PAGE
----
Field Mouse Lane and

Trail’s End.


My friend greets me, hammer in hand,

from within the walls of the cabin

she’s building,

dusts herself off,

offers me tuna salad and coffee.

We take a break on the deck

and listen to the rushing stream below.


Two days and nights in the woods

on the mountainside pass quickly.


There is a silence before dawn

when the sky is slate gray

before the November sun sets the treetops on fire,

a silence born of solitude

palpable, wrapping itself around me,

the Unmistakable Presence.


When I leave, a grouse scurries

across the road in front of me

into the woods.

The silence and solitude follow me

in the hours driving home, still free,

the trees now greener

the air farther south balmier—




Featured Poem: The Day                                                   

By Barbara Castle Hanson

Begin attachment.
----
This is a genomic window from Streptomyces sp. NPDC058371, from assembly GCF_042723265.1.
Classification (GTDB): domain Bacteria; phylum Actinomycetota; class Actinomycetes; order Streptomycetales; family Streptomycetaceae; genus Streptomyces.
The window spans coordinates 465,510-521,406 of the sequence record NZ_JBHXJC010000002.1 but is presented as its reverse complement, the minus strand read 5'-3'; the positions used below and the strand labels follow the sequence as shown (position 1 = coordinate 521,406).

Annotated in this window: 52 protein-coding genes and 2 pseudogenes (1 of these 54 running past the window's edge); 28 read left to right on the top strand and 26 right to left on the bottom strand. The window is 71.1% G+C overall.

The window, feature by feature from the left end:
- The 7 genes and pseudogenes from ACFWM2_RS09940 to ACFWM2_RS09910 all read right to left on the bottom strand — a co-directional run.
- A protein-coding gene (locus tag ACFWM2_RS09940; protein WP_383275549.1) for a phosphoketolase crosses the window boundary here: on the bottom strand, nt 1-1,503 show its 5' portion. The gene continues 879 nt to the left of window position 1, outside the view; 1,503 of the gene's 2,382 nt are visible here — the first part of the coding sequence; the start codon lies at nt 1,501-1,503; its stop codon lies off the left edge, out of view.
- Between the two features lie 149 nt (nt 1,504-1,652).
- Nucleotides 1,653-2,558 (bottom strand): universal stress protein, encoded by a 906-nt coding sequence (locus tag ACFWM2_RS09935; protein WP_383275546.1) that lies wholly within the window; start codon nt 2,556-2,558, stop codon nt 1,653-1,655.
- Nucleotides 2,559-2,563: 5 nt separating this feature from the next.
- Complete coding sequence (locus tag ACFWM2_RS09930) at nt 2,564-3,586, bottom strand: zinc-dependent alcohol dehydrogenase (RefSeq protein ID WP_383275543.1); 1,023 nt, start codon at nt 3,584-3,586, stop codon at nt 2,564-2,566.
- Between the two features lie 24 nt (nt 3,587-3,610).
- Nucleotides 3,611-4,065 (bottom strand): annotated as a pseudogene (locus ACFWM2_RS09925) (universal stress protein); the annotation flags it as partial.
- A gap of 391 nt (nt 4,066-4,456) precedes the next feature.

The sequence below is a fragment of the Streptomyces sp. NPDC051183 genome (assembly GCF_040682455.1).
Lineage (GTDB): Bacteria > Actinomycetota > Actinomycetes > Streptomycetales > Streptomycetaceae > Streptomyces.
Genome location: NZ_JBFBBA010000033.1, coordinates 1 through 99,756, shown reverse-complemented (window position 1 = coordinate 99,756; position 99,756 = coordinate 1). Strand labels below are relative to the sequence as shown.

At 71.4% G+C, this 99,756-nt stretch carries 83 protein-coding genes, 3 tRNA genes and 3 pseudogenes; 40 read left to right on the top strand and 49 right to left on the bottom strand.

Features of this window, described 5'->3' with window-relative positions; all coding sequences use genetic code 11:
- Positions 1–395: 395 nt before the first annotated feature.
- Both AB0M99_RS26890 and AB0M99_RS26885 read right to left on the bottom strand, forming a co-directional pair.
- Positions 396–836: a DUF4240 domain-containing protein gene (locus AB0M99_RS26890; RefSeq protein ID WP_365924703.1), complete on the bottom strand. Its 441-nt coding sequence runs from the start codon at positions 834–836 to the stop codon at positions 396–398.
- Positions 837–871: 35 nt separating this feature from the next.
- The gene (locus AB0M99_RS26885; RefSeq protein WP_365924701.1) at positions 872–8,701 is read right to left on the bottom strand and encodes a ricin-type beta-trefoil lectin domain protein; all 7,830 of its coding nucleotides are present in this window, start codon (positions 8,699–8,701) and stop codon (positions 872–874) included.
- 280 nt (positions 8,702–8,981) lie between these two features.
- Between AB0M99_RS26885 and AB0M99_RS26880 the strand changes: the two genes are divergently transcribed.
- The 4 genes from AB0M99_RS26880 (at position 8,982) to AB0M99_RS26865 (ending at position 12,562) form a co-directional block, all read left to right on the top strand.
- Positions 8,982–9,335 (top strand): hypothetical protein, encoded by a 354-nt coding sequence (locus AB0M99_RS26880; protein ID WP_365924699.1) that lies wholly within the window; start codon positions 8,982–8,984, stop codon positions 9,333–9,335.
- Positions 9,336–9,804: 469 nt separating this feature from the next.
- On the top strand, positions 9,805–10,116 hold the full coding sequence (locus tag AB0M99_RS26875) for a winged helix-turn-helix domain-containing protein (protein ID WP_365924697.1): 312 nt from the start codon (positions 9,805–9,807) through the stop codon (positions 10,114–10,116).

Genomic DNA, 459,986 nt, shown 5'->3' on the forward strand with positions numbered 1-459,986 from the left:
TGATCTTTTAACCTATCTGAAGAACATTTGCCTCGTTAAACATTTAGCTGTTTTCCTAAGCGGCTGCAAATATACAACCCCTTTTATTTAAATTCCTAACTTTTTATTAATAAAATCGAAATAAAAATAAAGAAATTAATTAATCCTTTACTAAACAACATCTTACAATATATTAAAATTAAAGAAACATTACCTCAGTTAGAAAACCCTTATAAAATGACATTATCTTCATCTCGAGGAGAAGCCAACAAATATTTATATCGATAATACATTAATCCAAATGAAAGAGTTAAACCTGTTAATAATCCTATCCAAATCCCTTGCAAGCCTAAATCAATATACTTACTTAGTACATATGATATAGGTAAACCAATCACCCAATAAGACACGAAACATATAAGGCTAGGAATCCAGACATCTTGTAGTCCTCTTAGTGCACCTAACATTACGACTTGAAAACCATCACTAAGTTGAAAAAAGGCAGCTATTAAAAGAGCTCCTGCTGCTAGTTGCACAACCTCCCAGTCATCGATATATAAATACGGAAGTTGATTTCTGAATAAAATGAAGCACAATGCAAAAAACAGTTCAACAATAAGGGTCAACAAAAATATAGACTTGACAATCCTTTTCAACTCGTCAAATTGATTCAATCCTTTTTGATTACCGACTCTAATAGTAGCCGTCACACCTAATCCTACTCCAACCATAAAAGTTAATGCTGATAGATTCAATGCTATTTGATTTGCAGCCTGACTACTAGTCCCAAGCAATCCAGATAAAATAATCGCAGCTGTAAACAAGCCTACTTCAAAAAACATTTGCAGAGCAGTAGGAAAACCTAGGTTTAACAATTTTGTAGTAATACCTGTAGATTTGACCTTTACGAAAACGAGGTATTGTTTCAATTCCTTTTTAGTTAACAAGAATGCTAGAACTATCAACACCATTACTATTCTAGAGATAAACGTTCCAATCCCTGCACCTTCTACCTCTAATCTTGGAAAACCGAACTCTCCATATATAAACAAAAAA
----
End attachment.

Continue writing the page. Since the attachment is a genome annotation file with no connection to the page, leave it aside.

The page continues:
Cape Canaveral Branch, Florida



She awakes with the gradual awareness

that she is awake.

She doesn’t want to be awake.



She tries to drift back into the soft, lovely dream

that had surrounded her.



She encuddles herself in the warm quilt,

pulling it snugly up around her shoulders,

 under her chin.



She turns away from the slivers of sunlight

sneaking through the closed blinds.



She lies there quietly for a moment

lamenting the loss of the comforting fantasy.



She arises slowly with stiff joints

 and unsteady gate.



She glances around her bedroom;

her eyes come to rest on packed suitcases.



Tears inch their way down

her wrinkled cheeks.



She dresses slowly

 hoping, praying,

 she will be able to escape to

 soft, lovely dreams

 at Gardenia Court.